Somewhere between a noodle and a dumpling, spaetzle is a perfect springy, chewy carb to soak up meaty ragus or to bathe in soft egg yolks.
One of my cardinal rules of eating in restaurants (well, other than tipping 20 percent and choosing sparkling water if it’s free) is that if there’s spaetzle on the menu, I have to order it. It’s an easy rule to follow because, regretfully, there’s rarely spaetzle on the menu.
The lumpy, handmade noodles are a staple of German, Austrian, Swiss, Czech, and Hungarian home cooking. Think of them as small, imperfect, not-fussy versions of gnocchi. In German, “spaetzle” (or “spätzle”) means “little sparrows,” but they usually look more like irregular blobs of dough. Sometimes they’re served with meaty braises, like the goulash that Markus Glocker serves with his buttermilk spaetzle at New York’s Augustine. Wallsé, an Austrian restaurant in New York, serves them with braised rabbit and Brussels sprouts. Sometimes they’re browned in a pan and tangled with caramelized onions, bacon, mushrooms, or sauerkraut. And sometimes they’re baked into käsespätzle—a cheesy casserole full of melted Emmentaler and topped with crispy onions.
In addition to being a rare restaurant find, spaetzle also happens to be one of the lowest-stakes forms of pasta to make at home. Usually when you make pasta, you form a dense dough from flour and eggs, which you knead, rest, roll, and cut until your arms feel like they’re on the verge of falling off. To make spaetzle, you just mix flour, egg, and a bit of milk into a pancake batter-like consistency. Then you drop little lumps of the batter into some salted boiling water. After a moment, the spaetzle float to the top of the pot, and they’re ready to scoop out and eat.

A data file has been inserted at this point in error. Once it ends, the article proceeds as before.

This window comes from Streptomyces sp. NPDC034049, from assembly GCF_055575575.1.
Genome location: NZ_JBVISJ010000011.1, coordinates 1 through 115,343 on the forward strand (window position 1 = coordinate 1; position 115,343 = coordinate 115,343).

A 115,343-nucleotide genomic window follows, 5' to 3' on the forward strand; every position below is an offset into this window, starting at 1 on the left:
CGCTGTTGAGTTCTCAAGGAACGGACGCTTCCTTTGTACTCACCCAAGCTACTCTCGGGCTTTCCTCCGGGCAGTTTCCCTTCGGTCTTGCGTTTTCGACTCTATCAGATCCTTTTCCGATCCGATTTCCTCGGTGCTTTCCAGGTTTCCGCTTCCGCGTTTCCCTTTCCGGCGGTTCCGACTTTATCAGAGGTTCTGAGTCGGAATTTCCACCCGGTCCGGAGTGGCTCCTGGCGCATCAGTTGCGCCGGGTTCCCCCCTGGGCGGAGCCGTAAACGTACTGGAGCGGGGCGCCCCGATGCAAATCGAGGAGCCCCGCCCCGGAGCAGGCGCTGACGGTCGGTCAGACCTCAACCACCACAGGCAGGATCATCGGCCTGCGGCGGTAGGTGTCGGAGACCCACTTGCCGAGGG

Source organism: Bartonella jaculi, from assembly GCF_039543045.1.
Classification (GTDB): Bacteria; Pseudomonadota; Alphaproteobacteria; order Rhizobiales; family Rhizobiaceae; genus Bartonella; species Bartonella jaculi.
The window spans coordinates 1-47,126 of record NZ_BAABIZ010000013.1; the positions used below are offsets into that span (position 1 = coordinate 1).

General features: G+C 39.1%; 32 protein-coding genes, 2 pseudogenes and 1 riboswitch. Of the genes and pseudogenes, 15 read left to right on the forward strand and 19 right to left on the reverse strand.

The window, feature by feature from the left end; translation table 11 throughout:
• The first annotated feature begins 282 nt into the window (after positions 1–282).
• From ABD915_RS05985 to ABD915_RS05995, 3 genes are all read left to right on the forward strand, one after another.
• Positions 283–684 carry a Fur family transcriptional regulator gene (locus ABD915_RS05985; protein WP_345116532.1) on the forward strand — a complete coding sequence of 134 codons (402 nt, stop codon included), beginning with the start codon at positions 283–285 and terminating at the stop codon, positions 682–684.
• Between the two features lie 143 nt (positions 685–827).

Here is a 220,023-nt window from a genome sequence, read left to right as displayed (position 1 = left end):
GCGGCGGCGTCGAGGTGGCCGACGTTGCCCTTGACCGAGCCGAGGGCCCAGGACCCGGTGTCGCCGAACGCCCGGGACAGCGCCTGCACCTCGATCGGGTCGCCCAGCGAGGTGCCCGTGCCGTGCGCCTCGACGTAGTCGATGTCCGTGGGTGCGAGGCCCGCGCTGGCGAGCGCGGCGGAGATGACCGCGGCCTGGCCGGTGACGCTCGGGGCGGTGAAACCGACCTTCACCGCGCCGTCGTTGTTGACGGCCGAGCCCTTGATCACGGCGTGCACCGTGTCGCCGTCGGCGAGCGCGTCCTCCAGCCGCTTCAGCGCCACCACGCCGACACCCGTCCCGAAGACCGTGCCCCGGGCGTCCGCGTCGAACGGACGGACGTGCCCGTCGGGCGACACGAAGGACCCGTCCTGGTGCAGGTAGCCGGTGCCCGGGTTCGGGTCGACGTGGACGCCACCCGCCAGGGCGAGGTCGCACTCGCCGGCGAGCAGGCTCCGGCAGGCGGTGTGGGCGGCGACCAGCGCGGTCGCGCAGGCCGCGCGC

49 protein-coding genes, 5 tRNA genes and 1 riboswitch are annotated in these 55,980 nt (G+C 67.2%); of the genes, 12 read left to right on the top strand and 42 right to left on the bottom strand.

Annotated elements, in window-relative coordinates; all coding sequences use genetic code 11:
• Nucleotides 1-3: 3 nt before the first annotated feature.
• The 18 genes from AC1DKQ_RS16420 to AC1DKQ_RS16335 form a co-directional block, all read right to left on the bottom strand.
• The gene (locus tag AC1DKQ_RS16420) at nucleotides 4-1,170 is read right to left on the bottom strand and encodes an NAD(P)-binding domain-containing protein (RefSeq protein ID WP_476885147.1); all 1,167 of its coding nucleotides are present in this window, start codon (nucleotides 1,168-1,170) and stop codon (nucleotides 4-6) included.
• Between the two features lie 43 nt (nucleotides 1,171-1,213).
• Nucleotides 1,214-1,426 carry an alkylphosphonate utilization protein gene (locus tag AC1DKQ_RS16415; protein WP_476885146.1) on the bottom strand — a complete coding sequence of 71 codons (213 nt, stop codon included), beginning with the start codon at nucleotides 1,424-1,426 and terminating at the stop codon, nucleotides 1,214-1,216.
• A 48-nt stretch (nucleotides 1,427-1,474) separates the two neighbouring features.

The most laborious method for forming the noodles, favored by Eastern European grandmothers, is to scoop the loose batter onto a hand-held wooden cutting board, swiftly chopping little bits of the dough directly into the hot water. “It’s not practical for restaurant use,” says J. Kenji López-Alt, who serves spaetzle at his San Mateo restaurant, Wursthall. “We use a spaetzle maker. The kind that looks like a cheese grater with a hopper that slides back and forth.”
The cheese-grater-like gadget, which you can find at restaurant and kitchen supply stores for about $25, has a little compartment on the top for batter, which gets pushed across round holes to send uniform drops into the pot below. But if you’re not big on single-use gadgets, a tool specifically for forming a particular kind of German dumpling may be a tough sell. Thankfully, pretty much any kitchen tool with small round holes (about a quarter inch in diameter) will work. At Augustine, Glocker uses a perforated hotel pan. I’ve heard that potato ricers work wonders. Colanders are great. My method of choice is a wide, perforated metal spoon from the dollar store.
The noodles’ bumpy surfaces make them ideal for soaking up sauce and cheese, but because they’re a bit thicker and chewier than your average pasta, they won’t disintegrate in liquid or break apart if you give them a quick sauté in a skillet. If you’re going to crisp them in a pan to eat with an egg for breakfast or serve them to guests in casserole form, you can make them the night before, tossing with a bit of olive oil to prevent sticking, and refrigerate overnight.